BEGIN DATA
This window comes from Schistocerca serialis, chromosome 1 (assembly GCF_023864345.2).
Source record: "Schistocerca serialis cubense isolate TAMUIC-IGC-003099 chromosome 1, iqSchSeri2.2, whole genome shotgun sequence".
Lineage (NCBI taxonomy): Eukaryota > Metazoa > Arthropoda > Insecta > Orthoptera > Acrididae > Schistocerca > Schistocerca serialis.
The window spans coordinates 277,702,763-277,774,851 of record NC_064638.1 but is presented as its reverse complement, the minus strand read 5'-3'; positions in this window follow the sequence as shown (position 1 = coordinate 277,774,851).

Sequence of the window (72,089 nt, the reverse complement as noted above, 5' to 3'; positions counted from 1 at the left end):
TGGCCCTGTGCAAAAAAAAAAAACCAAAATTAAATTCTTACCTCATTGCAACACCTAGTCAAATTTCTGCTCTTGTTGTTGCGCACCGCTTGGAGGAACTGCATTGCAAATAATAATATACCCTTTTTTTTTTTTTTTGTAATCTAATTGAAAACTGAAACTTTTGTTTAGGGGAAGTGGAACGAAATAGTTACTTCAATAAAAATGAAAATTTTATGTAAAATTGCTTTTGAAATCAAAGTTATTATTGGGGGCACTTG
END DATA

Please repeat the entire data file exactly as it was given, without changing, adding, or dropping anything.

This window comes from Schistocerca serialis, chromosome 1 (assembly GCF_023864345.2).
Source record: "Schistocerca serialis cubense isolate TAMUIC-IGC-003099 chromosome 1, iqSchSeri2.2, whole genome shotgun sequence".
Lineage (NCBI taxonomy): Eukaryota > Metazoa > Arthropoda > Insecta > Orthoptera > Acrididae > Schistocerca > Schistocerca serialis.
The window spans coordinates 277,702,763-277,774,851 of record NC_064638.1 but is presented as its reverse complement, the minus strand read 5'-3'; positions in this window follow the sequence as shown (position 1 = coordinate 277,774,851).

Sequence of the window (72,089 nt, the reverse complement as noted above, 5' to 3'; positions counted from 1 at the left end):
TGGCCCTGTGCAAAAAAAAAAAACCAAAATTAAATTCTTACCTCATTGCAACACCTAGTCAAATTTCTGCTCTTGTTGTTGCGCACCGCTTGGAGGAACTGCATTGCAAATAATAATATACCCTTTTTTTTTTTTTTTGTAATCTAATTGAAAACTGAAACTTTTGTTTAGGGGAAGTGGAACGAAATAGTTACTTCAATAAAAATGAAAATTTTATGTAAAATTGCTTTTGAAATCAAAGTTATTATTGGGGGCACTTG